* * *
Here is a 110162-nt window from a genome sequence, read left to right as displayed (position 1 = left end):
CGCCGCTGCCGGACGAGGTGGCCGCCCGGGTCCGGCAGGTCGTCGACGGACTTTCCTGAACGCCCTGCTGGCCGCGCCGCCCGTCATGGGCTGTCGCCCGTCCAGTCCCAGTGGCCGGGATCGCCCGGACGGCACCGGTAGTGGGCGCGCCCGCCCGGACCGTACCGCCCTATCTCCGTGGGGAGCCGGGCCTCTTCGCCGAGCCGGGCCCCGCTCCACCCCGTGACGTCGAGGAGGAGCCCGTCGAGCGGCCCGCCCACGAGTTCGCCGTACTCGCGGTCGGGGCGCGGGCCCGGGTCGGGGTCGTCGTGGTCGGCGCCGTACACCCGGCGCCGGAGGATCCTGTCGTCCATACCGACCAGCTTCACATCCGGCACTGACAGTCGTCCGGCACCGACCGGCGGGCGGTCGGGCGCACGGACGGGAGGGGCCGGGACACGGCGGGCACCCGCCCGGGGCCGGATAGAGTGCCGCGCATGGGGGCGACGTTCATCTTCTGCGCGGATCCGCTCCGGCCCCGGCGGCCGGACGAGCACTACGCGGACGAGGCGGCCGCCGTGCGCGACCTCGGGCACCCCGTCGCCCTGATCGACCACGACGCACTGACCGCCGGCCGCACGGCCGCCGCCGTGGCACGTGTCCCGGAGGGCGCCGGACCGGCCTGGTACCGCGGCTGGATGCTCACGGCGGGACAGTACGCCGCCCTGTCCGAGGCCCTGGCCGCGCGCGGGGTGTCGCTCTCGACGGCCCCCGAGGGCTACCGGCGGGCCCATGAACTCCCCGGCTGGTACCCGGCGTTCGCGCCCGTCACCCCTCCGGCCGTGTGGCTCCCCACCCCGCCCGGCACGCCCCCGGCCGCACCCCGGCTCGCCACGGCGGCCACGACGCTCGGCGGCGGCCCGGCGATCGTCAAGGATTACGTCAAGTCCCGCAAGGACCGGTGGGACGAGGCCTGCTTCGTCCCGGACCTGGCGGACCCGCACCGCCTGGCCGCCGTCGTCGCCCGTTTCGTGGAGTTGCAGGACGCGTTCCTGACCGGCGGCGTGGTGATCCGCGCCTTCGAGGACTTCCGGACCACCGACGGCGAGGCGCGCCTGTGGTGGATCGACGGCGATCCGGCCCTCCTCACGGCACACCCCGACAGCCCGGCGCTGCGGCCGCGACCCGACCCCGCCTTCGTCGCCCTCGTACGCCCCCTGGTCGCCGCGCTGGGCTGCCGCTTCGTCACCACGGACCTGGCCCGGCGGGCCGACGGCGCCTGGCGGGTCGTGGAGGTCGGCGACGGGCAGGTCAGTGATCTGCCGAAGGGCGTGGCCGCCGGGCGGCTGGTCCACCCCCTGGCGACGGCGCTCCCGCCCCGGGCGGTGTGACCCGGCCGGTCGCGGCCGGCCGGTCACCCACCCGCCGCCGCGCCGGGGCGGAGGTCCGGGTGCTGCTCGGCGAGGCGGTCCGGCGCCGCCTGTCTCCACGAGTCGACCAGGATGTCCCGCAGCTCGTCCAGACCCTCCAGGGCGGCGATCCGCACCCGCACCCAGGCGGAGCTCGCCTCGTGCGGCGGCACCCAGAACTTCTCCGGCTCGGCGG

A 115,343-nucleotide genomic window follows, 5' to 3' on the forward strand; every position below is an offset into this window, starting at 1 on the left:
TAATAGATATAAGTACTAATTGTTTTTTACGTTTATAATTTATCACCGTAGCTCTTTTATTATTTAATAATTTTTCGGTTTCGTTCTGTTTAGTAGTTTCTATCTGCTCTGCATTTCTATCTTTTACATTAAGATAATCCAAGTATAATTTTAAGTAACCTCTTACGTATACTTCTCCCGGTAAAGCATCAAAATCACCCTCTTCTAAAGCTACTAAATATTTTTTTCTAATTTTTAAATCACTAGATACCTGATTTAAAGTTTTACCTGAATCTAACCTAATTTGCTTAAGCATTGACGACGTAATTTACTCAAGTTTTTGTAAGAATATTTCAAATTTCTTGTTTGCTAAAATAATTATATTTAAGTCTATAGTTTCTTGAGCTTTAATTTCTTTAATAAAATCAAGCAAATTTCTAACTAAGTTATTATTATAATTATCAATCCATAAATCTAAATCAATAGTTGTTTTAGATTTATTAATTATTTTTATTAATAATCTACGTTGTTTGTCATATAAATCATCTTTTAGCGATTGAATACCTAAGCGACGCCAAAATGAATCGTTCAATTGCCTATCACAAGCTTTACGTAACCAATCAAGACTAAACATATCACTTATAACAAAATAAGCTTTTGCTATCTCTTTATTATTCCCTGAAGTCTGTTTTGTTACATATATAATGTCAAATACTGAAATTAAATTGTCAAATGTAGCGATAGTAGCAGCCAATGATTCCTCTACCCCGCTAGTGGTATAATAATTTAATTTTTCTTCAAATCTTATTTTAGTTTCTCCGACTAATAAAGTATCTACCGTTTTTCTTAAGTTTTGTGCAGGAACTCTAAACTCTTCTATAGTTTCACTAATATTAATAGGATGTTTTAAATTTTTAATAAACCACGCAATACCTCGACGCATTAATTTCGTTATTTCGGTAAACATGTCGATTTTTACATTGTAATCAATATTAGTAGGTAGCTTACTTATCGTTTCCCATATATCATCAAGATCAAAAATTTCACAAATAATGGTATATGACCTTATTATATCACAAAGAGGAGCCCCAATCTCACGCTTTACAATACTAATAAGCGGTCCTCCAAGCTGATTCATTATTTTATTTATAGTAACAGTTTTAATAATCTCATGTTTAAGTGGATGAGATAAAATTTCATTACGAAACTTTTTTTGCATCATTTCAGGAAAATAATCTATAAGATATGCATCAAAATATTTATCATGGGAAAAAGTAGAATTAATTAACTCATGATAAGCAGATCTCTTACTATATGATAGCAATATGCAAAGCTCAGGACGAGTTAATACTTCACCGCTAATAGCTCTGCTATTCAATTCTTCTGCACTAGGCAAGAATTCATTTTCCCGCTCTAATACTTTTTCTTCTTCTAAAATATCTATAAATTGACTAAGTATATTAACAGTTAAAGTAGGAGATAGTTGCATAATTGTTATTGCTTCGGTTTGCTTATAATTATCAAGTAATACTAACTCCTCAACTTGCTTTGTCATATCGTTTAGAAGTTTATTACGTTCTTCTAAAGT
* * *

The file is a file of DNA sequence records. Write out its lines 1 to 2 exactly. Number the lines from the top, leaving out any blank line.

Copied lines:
Here is a 110162-nt window from a genome sequence, read left to right as displayed (position 1 = left end):
CGCCGCTGCCGGACGAGGTGGCCGCCCGGGTCCGGCAGGTCGTCGACGGACTTTCCTGAACGCCCTGCTGGCCGCGCCGCCCGTCATGGGCTGTCGCCCGTCCAGTCCCAGTGGCCGGGATCGCCCGGACGGCACCGGTAGTGGGCGCGCCCGCCCGGACCGTACCGCCCTATCTCCGTGGGGAGCCGGGCCTCTTCGCCGAGCCGGGCCCCGCTCCACCCCGTGACGTCGAGGAGGAGCCCGTCGAGCGGCCCGCCCACGAGTTCGCCGTACTCGCGGTCGGGGCGCGGGCCCGGGTCGGGGTCGTCGTGGTCGGCGCCGTACACCCGGCGCCGGAGGATCCTGTCGTCCATACCGACCAGCTTCACATCCGGCACTGACAGTCGTCCGGCACCGACCGGCGGGCGGTCGGGCGCACGGACGGGAGGGGCCGGGACACGGCGGGCACCCGCCCGGGGCCGGATAGAGTGCCGCGCATGGGGGCGACGTTCATCTTCTGCGCGGATCCGCTCCGGCCCCGGCGGCCGGACGAGCACTACGCGGACGAGGCGGCCGCCGTGCGCGACCTCGGGCACCCCGTCGCCCTGATCGACCACGACGCACTGACCGCCGGCCGCACGGCCGCCGCCGTGGCACGTGTCCCGGAGGGCGCCGGACCGGCCTGGTACCGCGGCTGGATGCTCACGGCGGGACAGTACGCCGCCCTGTCCGAGGCCCTGGCCGCGCGCGGGGTGTCGCTCTCGACGGCCCCCGAGGGCTACCGGCGGGCCCATGAACTCCCCGGCTGGTACCCGGCGTTCGCGCCCGTCACCCCTCCGGCCGTGTGGCTCCCCACCCCGCCCGGCACGCCCCCGGCCGCACCCCGGCTCGCCACGGCGGCCACGACGCTCGGCGGCGGCCCGGCGATCGTCAAGGATTACGTCAAGTCCCGCAAGGACCGGTGGGACGAGGCCTGCTTCGTCCCGGACCTGGCGGACCCGCACCGCCTGGCCGCCGTCGTCGCCCGTTTCGTGGAGTTGCAGGACGCGTTCCTGACCGGCGGCGTGGTGATCCGCGCCTTCGAGGACTTCCGGACCACCGACGGCGAGGCGCGCCTGTGGTGGATCGACGGCGATCCGGCCCTCCTCACGGCACACCCCGACAGCCCGGCGCTGCGGCCGCGACCCGACCCCGCCTTCGTCGCCCTCGTACGCCCCCTGGTCGCCGCGCTGGGCTGCCGCTTCGTCACCACGGACCTGGCCCGGCGGGCCGACGGCGCCTGGCGGGTCGTGGAGGTCGGCGACGGGCAGGTCAGTGATCTGCCGAAGGGCGTGGCCGCCGGGCGGCTGGTCCACCCCCTGGCGACGGCGCTCCCGCCCCGGGCGGTGTGACCCGGCCGGTCGCGGCCGGCCGGTCACCCACCCGCCGCCGCGCCGGGGCGGAGGTCCGGGTGCTGCTCGGCGAGGCGGTCCGGCGCCGCCTGTCTCCACGAGTCGACCAGGATGTCCCGCAGCTCGTCCAGACCCTCCAGGGCGGCGATCCGCACCCGCACCCAGGCGGAGCTCGCCTCGTGCGGCGGCACCCAGAACTTCTCCGGCTCGGCGG